Soon after Iran deal, Air Force looks for new ways to find and attack deeply buried targets

ROME, N.Y., 22 July 2015. U.S. Air Force researchers are asking industry for ideas on how to assess, locate, and characterize hard and deeply buried targets (HDBT) like underground bunkers containing enemy weapons or nuclear research facilities.

Jul 22nd, 2015
Soon after Iran deal, Air Force looks for new ways to find and attack deeply buried targets
Soon after Iran deal, Air Force looks for new ways to find and attack deeply buried targets
ROME, N.Y., 22 July 2015. U.S. Air Force researchers are asking industry for ideas on how to assess, locate, and characterize hard and deeply buried targets (HDBT) like underground bunkers containing enemy weapons or nuclear research facilities.

Officials of the Air Force Research Laboratory's Information Directorate in Rome, N.Y., issued a broad agency announcement Tuesday (BAA-AFRL-RIK-2015-0017) for the Super Hard and Deeply Buried Facility Identification and Characterization (SHDBFIC) project, which seeks technologies for finding and classifying deeply buried targets.

This solicitation comes less than a week after announcement of a nuclear weapons negotiation with Iran that seeks to prevent that country from developing nuclear weapons in a network of buried, hardened, and geographically scattered research facilities.

The Air Force Research Lab's Munitions Directorate has conducted a significant amount of work to neutralize hard and deeply buried targets, yet scientists at the Information Directorate want a better understanding of how to identify, locate, and characterize these kinds of facilities. Work may include the integration of existing technologies.

Related: Guidance and control for bunker-busting munitions

The goal of this solicitation is to evaluate new sources for hard and deeply buried underground testing, including technologies to conceal facilities from reconnaissance and unauthorized access. The idea is to enhance warfighter capabilities beyond what today is considered satisfactory. This effort will conduct underground facility research.

story continues below

The project should enable military experts to simulate and gather data against a wide array of targets and scenarios involving hard and deeply buried facilities, and realistically emulate the sensor signatures of super hard deeply buried facilities used for nuclear processing, biological agent engineering, and chemical production.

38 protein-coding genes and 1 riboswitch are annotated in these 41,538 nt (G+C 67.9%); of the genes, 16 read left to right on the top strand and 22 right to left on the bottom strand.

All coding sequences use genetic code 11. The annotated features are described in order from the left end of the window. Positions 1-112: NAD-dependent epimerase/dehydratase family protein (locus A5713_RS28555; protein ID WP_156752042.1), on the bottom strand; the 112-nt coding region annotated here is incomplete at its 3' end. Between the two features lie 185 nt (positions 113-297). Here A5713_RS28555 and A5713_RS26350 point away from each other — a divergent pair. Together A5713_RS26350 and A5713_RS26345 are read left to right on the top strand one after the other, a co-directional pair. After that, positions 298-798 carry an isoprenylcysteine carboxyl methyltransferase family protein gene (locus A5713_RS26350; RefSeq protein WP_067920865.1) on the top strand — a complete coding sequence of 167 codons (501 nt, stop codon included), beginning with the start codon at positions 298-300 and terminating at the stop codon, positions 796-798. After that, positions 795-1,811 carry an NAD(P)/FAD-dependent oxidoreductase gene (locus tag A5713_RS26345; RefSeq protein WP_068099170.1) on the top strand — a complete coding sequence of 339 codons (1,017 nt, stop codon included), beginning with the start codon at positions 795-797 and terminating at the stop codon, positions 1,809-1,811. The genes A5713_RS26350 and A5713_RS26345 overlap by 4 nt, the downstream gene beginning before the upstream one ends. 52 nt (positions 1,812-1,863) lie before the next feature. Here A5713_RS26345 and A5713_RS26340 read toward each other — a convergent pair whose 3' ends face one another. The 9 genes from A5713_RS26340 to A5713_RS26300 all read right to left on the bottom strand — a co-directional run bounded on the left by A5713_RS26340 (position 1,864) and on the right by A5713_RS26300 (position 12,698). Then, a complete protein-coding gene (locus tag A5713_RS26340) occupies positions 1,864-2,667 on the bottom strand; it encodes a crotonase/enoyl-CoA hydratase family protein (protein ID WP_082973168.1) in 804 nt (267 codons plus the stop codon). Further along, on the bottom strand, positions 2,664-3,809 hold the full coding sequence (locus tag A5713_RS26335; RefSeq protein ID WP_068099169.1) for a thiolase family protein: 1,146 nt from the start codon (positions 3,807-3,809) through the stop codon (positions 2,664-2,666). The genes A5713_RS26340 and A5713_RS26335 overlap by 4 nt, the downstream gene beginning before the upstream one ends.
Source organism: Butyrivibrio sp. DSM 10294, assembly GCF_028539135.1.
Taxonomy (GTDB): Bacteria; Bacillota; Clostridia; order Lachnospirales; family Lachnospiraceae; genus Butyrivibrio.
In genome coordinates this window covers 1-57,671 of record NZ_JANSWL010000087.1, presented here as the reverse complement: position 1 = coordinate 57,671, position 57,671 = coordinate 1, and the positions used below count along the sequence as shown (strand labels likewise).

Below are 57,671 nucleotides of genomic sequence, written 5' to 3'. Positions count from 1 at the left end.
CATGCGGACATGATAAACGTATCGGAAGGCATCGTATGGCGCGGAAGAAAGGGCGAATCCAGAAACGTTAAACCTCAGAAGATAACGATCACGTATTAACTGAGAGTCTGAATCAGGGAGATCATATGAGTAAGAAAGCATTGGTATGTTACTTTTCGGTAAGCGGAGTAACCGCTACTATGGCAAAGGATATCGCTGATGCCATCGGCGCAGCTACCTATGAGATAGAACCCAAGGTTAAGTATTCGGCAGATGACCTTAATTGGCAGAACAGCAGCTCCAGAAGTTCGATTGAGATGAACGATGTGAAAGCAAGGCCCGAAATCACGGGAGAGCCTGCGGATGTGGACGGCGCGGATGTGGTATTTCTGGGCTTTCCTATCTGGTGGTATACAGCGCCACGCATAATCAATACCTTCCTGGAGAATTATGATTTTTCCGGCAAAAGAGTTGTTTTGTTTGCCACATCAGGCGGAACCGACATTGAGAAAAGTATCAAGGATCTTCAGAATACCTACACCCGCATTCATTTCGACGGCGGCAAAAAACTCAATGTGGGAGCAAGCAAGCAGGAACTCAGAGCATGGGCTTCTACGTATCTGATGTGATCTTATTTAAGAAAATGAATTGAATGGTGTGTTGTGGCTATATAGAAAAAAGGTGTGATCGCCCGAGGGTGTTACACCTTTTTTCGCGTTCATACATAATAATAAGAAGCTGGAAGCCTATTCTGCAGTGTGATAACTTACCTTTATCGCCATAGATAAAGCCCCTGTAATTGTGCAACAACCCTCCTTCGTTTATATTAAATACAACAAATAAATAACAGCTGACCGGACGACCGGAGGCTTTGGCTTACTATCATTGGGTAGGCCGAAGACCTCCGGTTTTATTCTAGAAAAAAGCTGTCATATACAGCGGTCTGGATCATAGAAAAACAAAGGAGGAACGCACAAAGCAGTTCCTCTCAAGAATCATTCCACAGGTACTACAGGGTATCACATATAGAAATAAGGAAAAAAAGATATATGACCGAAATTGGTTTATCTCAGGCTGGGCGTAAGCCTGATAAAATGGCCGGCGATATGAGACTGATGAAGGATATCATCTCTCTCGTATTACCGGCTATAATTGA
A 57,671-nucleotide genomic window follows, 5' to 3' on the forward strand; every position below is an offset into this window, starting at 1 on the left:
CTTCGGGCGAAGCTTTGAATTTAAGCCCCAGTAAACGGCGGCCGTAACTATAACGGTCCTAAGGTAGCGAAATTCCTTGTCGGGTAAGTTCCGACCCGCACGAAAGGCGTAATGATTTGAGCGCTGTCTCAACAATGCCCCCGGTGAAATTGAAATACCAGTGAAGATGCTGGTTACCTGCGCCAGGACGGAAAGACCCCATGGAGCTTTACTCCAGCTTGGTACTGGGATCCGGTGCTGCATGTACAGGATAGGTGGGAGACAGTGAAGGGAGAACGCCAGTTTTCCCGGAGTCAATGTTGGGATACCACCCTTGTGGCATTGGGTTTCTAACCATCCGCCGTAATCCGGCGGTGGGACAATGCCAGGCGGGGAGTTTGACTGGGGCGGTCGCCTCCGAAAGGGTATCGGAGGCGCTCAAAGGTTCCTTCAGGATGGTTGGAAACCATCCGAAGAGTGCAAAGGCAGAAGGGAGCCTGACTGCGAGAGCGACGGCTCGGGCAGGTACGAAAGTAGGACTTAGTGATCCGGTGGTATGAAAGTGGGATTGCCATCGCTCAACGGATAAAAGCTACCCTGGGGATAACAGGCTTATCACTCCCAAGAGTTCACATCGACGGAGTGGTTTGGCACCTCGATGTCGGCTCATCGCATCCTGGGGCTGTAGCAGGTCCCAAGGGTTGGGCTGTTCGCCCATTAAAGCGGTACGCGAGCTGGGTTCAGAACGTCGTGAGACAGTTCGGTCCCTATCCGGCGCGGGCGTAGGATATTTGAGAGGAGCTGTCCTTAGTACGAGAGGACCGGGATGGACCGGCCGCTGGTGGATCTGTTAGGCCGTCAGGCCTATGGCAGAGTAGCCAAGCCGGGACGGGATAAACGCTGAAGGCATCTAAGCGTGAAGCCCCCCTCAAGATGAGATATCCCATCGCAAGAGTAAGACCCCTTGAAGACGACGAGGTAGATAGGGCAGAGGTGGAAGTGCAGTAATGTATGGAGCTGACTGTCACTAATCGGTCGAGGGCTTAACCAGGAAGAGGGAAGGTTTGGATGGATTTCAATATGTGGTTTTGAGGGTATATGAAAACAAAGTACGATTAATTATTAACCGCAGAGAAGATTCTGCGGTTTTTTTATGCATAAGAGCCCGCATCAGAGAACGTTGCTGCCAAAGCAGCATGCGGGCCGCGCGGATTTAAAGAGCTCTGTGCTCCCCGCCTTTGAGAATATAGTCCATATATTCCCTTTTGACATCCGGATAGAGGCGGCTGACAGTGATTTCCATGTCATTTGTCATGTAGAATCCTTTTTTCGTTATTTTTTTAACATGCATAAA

In addition, the effort seeks new ways to detect emerging cyber warfare and cyber security capabilities related to hard deeply buried facilities. Technology innovations that deliver new or improved operational capabilities are of high interest.

The SHDBFIC project focuses on two areas: characteristics gathering and signature analysis. Characteristics gathering involves new information collection and surveillance techniques for hard and deeply buried targets and how they might influence existing techniques, tactics, and procedures.

Related: Boeing gets order for eight Massive Ordnance Penetrator bunker-busting super bombs in $28.3 million contract

Signature analysis, meanwhile, involves the differences between the sensor signatures of underground facilities and above-ground traditional networked facilities, and how to simulate and analyze the electromagnetic emissions of hard and deeply buried targets.

Total funding for this project will be about $9.7 million over three years. Companies interested should send white papers no later than 28 Sept. 2015 by email to the Air Force's Capt. Richard Newkirk at richard.newkirk.2@us.af.mil, or by post to AFRL/RITF, 525 Brooks Road, Rome NY 13441-4505, and reference BAA-AFRL-RIK-2015-0017.

For technical questions contact Capt. Richard Newkirk by email at richard.newkirk.2@us.af.mil, or by phone at 518-275-3355. Direct contracting questions to Gail Marsh by email at Gail.Marsh@us.af.mil, or by phone at 315-330-7518.

More information is online at https://www.fbo.gov/spg/USAF/AFMC/AFRLRRS/BAA-AFRL-RIK-2015-0017/listing.html.

More in Computers